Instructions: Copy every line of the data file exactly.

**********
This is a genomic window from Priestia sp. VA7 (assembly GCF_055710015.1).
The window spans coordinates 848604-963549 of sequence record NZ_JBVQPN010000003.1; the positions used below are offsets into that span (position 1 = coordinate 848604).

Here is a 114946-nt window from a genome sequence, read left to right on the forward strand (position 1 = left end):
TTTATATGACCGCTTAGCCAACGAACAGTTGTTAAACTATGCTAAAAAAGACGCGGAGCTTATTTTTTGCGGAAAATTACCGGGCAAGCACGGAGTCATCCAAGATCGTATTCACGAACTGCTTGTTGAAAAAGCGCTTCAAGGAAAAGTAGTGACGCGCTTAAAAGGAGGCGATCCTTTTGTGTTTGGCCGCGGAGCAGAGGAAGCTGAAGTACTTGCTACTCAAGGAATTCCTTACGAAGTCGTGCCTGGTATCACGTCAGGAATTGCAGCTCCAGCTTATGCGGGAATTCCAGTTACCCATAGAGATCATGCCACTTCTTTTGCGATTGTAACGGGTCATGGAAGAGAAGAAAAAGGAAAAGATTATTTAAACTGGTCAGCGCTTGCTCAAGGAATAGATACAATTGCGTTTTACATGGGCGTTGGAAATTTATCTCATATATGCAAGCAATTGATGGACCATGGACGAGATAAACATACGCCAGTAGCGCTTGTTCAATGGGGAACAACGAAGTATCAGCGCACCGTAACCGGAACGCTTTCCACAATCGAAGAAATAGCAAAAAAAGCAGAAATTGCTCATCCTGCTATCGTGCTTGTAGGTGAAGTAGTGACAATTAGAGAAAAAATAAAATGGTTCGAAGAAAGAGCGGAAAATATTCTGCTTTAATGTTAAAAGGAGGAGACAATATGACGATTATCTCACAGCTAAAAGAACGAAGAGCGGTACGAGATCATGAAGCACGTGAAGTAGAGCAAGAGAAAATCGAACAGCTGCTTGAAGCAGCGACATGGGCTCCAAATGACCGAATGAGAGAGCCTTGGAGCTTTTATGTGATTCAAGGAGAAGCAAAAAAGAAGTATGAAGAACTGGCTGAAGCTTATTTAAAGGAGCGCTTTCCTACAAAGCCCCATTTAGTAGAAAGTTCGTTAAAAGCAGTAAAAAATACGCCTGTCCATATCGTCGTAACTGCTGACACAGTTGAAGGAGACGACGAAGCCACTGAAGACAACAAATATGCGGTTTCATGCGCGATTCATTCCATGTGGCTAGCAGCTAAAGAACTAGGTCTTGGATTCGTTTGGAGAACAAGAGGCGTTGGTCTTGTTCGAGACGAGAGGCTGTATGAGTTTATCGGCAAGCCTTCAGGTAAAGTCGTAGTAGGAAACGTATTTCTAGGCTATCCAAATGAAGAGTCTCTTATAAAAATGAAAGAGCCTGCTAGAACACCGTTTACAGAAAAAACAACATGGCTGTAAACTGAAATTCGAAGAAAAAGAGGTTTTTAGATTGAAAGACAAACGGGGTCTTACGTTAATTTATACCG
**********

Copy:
This is a genomic window from Priestia sp. VA7 (assembly GCF_055710015.1).
The window spans coordinates 848604-963549 of sequence record NZ_JBVQPN010000003.1; the positions used below are offsets into that span (position 1 = coordinate 848604).

Here is a 114946-nt window from a genome sequence, read left to right on the forward strand (position 1 = left end):
TTTATATGACCGCTTAGCCAACGAACAGTTGTTAAACTATGCTAAAAAAGACGCGGAGCTTATTTTTTGCGGAAAATTACCGGGCAAGCACGGAGTCATCCAAGATCGTATTCACGAACTGCTTGTTGAAAAAGCGCTTCAAGGAAAAGTAGTGACGCGCTTAAAAGGAGGCGATCCTTTTGTGTTTGGCCGCGGAGCAGAGGAAGCTGAAGTACTTGCTACTCAAGGAATTCCTTACGAAGTCGTGCCTGGTATCACGTCAGGAATTGCAGCTCCAGCTTATGCGGGAATTCCAGTTACCCATAGAGATCATGCCACTTCTTTTGCGATTGTAACGGGTCATGGAAGAGAAGAAAAAGGAAAAGATTATTTAAACTGGTCAGCGCTTGCTCAAGGAATAGATACAATTGCGTTTTACATGGGCGTTGGAAATTTATCTCATATATGCAAGCAATTGATGGACCATGGACGAGATAAACATACGCCAGTAGCGCTTGTTCAATGGGGAACAACGAAGTATCAGCGCACCGTAACCGGAACGCTTTCCACAATCGAAGAAATAGCAAAAAAAGCAGAAATTGCTCATCCTGCTATCGTGCTTGTAGGTGAAGTAGTGACAATTAGAGAAAAAATAAAATGGTTCGAAGAAAGAGCGGAAAATATTCTGCTTTAATGTTAAAAGGAGGAGACAATATGACGATTATCTCACAGCTAAAAGAACGAAGAGCGGTACGAGATCATGAAGCACGTGAAGTAGAGCAAGAGAAAATCGAACAGCTGCTTGAAGCAGCGACATGGGCTCCAAATGACCGAATGAGAGAGCCTTGGAGCTTTTATGTGATTCAAGGAGAAGCAAAAAAGAAGTATGAAGAACTGGCTGAAGCTTATTTAAAGGAGCGCTTTCCTACAAAGCCCCATTTAGTAGAAAGTTCGTTAAAAGCAGTAAAAAATACGCCTGTCCATATCGTCGTAACTGCTGACACAGTTGAAGGAGACGACGAAGCCACTGAAGACAACAAATATGCGGTTTCATGCGCGATTCATTCCATGTGGCTAGCAGCTAAAGAACTAGGTCTTGGATTCGTTTGGAGAACAAGAGGCGTTGGTCTTGTTCGAGACGAGAGGCTGTATGAGTTTATCGGCAAGCCTTCAGGTAAAGTCGTAGTAGGAAACGTATTTCTAGGCTATCCAAATGAAGAGTCTCTTATAAAAATGAAAGAGCCTGCTAGAACACCGTTTACAGAAAAAACAACATGGCTGTAAACTGAAATTCGAAGAAAAAGAGGTTTTTAGATTGAAAGACAAACGGGGTCTTACGTTAATTTATACCG